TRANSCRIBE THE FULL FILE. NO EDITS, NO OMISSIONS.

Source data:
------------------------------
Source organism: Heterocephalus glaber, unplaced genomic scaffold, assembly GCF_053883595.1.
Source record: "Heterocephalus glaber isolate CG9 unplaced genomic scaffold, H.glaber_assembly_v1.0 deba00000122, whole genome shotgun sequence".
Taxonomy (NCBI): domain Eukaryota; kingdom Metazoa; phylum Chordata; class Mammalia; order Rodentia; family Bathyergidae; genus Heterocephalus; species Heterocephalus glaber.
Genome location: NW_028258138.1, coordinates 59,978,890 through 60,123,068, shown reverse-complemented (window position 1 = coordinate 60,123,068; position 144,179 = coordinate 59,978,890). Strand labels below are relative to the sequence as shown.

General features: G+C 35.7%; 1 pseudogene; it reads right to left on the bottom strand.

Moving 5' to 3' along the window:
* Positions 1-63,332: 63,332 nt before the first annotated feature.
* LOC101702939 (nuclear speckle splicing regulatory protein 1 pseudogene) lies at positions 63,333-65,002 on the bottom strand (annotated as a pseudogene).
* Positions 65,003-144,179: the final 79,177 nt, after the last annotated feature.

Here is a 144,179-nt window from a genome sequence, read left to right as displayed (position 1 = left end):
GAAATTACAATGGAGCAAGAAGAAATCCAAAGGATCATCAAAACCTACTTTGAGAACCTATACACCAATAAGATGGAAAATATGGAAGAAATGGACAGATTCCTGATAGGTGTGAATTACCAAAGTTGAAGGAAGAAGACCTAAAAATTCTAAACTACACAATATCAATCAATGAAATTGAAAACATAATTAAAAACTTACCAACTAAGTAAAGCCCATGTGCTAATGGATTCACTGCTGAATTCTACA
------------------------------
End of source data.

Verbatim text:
Source organism: Heterocephalus glaber, unplaced genomic scaffold, assembly GCF_053883595.1.
Source record: "Heterocephalus glaber isolate CG9 unplaced genomic scaffold, H.glaber_assembly_v1.0 deba00000122, whole genome shotgun sequence".
Taxonomy (NCBI): domain Eukaryota; kingdom Metazoa; phylum Chordata; class Mammalia; order Rodentia; family Bathyergidae; genus Heterocephalus; species Heterocephalus glaber.
Genome location: NW_028258138.1, coordinates 59,978,890 through 60,123,068, shown reverse-complemented (window position 1 = coordinate 60,123,068; position 144,179 = coordinate 59,978,890). Strand labels below are relative to the sequence as shown.

General features: G+C 35.7%; 1 pseudogene; it reads right to left on the bottom strand.

Moving 5' to 3' along the window:
* Positions 1-63,332: 63,332 nt before the first annotated feature.
* LOC101702939 (nuclear speckle splicing regulatory protein 1 pseudogene) lies at positions 63,333-65,002 on the bottom strand (annotated as a pseudogene).
* Positions 65,003-144,179: the final 79,177 nt, after the last annotated feature.

Here is a 144,179-nt window from a genome sequence, read left to right as displayed (position 1 = left end):
GAAATTACAATGGAGCAAGAAGAAATCCAAAGGATCATCAAAACCTACTTTGAGAACCTATACACCAATAAGATGGAAAATATGGAAGAAATGGACAGATTCCTGATAGGTGTGAATTACCAAAGTTGAAGGAAGAAGACCTAAAAATTCTAAACTACACAATATCAATCAATGAAATTGAAAACATAATTAAAAACTTACCAACTAAGTAAAGCCCATGTGCTAATGGATTCACTGCTGAATTCTACA